Air pollution reached dangerous levels in Ahwaz, Khuzestan province on January 31. Authorities ordered the closure of schools and advised businesses to reduce their hours after a toxic smog covered the city.
“The city was covered in dust,” the Khuzestan edition of the Iranian Students News Agency (ISNA) reported. There were footprints on the city’s sidewalks, and people on the streets looked as if they were “emerging from a hazy dream.”
Pollution levels were ten times higher than normal, according to the Environmental Protection and Climate Agency in Khuzestan. But one report said pollution levels were as much as 70 times the norm.
The general governor and the head of Ahwaz’s Crisis management Office of Ahwaz took the decision to close universities and schools in Ahwaz and 12 other cities in the region.
Ahmadreza Lahijanzadeh, the chief director of Environmental Protection Organization, told ISNA that levels were so bad because a storm had pushed pollution from neighboring Iraq into the province.
“The storm intensified from 9am on Wednesday, January 29 and, in only two hours, the dust pollution index reached 120, which indicates that particles less than 10 micron increased to a staggering figure of 10,000 microgram per cubic meter,” Lahijanzadeh said. According to the Environmental Protection Agency, a normal reading would be somewhere around 150 microgram per cubic meters. “The same phenomenon continued until Thursday afternoon, when it began to diminish at dusk,” Lahijanzadeh said, adding that that the same thing happened on Friday afternoon as wind storms picked up. “The unprecedented density of dust shocked people, making it difficult for pupils to attend school. Whole classrooms were covered in dust. We were seriously concerned about public health.”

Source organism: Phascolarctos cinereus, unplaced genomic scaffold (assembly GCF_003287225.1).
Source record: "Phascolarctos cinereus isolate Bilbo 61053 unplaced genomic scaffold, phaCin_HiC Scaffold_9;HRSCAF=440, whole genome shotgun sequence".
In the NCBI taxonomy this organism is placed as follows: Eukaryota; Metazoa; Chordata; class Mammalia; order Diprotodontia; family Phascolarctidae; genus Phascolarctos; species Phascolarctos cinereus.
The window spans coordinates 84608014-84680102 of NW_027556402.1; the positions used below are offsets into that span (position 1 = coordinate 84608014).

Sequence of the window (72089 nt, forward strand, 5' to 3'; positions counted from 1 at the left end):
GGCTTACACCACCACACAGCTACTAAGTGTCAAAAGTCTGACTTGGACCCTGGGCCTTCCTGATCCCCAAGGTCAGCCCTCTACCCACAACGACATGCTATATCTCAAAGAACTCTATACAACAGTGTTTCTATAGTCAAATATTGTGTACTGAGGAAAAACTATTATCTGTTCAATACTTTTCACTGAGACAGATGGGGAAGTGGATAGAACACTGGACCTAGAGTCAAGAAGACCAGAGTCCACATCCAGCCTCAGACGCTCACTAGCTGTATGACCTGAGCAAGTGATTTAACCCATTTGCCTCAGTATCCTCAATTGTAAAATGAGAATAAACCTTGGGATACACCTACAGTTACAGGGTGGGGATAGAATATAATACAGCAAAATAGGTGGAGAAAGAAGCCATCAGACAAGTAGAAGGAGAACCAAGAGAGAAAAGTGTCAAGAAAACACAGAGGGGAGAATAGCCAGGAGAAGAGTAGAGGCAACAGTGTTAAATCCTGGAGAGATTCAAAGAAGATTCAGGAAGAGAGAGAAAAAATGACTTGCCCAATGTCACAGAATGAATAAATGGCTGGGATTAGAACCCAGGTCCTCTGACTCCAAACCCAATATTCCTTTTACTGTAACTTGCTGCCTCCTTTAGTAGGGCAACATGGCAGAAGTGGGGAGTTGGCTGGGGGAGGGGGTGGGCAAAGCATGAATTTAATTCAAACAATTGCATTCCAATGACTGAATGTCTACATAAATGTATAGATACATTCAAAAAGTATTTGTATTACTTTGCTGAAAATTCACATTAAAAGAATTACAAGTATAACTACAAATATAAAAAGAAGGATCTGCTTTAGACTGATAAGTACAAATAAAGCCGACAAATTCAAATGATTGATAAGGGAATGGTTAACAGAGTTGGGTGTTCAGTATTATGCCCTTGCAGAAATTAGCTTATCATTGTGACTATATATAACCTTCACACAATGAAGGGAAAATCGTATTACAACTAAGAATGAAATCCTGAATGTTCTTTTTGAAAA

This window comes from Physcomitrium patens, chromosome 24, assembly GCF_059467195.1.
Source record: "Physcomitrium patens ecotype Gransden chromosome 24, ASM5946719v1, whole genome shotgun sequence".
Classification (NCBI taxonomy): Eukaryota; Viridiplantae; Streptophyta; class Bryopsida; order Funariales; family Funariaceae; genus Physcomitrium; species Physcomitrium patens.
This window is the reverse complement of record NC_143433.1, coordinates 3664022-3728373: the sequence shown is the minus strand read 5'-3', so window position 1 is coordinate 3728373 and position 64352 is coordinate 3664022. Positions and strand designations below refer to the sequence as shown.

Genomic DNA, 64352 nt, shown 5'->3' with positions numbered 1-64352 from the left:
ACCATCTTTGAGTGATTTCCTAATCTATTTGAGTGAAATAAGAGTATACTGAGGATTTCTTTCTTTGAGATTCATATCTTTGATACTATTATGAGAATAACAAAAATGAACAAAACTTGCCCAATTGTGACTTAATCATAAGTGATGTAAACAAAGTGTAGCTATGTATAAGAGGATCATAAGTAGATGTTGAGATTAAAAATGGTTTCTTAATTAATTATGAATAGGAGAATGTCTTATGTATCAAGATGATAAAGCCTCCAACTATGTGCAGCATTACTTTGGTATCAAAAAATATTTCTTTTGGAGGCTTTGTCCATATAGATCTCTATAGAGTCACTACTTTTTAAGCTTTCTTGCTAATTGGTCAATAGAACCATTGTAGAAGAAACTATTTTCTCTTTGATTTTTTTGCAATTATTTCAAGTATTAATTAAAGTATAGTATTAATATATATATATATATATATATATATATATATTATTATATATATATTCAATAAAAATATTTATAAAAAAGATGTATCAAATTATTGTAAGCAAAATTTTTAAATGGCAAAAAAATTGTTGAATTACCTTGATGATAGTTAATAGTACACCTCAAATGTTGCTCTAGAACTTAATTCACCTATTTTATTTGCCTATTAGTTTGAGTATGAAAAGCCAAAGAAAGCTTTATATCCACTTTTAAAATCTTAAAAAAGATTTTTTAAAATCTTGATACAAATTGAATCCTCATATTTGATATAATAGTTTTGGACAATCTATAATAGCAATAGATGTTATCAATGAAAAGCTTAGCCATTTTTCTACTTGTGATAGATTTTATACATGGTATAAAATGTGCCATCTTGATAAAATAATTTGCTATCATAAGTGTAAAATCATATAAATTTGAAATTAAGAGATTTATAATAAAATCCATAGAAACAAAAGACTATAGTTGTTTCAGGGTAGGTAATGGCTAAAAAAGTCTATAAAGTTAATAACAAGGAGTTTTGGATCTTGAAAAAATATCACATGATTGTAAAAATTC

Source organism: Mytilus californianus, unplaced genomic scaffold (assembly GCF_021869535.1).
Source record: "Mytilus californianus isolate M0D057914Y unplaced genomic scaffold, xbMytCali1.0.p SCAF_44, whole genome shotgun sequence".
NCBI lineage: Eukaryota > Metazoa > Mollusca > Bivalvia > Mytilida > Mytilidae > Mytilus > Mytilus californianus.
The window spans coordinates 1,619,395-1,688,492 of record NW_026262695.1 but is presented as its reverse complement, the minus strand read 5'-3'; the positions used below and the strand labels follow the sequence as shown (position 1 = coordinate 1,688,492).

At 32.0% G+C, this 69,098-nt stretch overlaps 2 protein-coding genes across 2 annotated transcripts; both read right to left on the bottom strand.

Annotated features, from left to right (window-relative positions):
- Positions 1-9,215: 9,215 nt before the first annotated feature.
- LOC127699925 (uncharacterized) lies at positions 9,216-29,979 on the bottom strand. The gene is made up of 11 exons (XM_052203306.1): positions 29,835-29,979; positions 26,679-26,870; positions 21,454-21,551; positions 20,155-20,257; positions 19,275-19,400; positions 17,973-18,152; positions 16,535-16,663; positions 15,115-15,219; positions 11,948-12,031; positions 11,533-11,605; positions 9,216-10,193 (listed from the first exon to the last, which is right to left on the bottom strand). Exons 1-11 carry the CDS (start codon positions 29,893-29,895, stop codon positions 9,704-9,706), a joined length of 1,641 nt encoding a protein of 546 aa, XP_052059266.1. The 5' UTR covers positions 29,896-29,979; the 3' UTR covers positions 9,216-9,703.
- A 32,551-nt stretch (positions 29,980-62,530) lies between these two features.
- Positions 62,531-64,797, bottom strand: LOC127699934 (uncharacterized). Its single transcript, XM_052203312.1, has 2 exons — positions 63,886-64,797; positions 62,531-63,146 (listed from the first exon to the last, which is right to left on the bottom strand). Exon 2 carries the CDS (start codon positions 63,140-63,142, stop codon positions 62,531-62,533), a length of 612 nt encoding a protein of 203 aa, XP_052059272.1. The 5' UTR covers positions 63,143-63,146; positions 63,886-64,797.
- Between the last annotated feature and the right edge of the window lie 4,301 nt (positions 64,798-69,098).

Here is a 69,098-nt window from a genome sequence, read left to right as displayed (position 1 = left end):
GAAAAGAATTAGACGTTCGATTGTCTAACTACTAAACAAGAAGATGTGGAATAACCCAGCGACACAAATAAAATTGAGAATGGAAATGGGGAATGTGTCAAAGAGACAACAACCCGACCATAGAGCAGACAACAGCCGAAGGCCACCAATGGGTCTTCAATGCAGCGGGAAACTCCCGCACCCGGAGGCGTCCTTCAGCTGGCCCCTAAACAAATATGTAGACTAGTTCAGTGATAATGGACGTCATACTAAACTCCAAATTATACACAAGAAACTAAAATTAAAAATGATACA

The Environmental Protection Organization’s Shahriar Izadi told KhuzNews, “Nearly all cities in the province were immersed in dust; in Susangerd the dust pollution index reached 3800. The situation in Abadan and Dasht Azadegan were about the same.”
In some cases, he said, the exact figures for pollution levels were not available because the instruments the agency used were not equipped to register figures above 10,000 micrograms per cubic meter.
Read the original article in Persian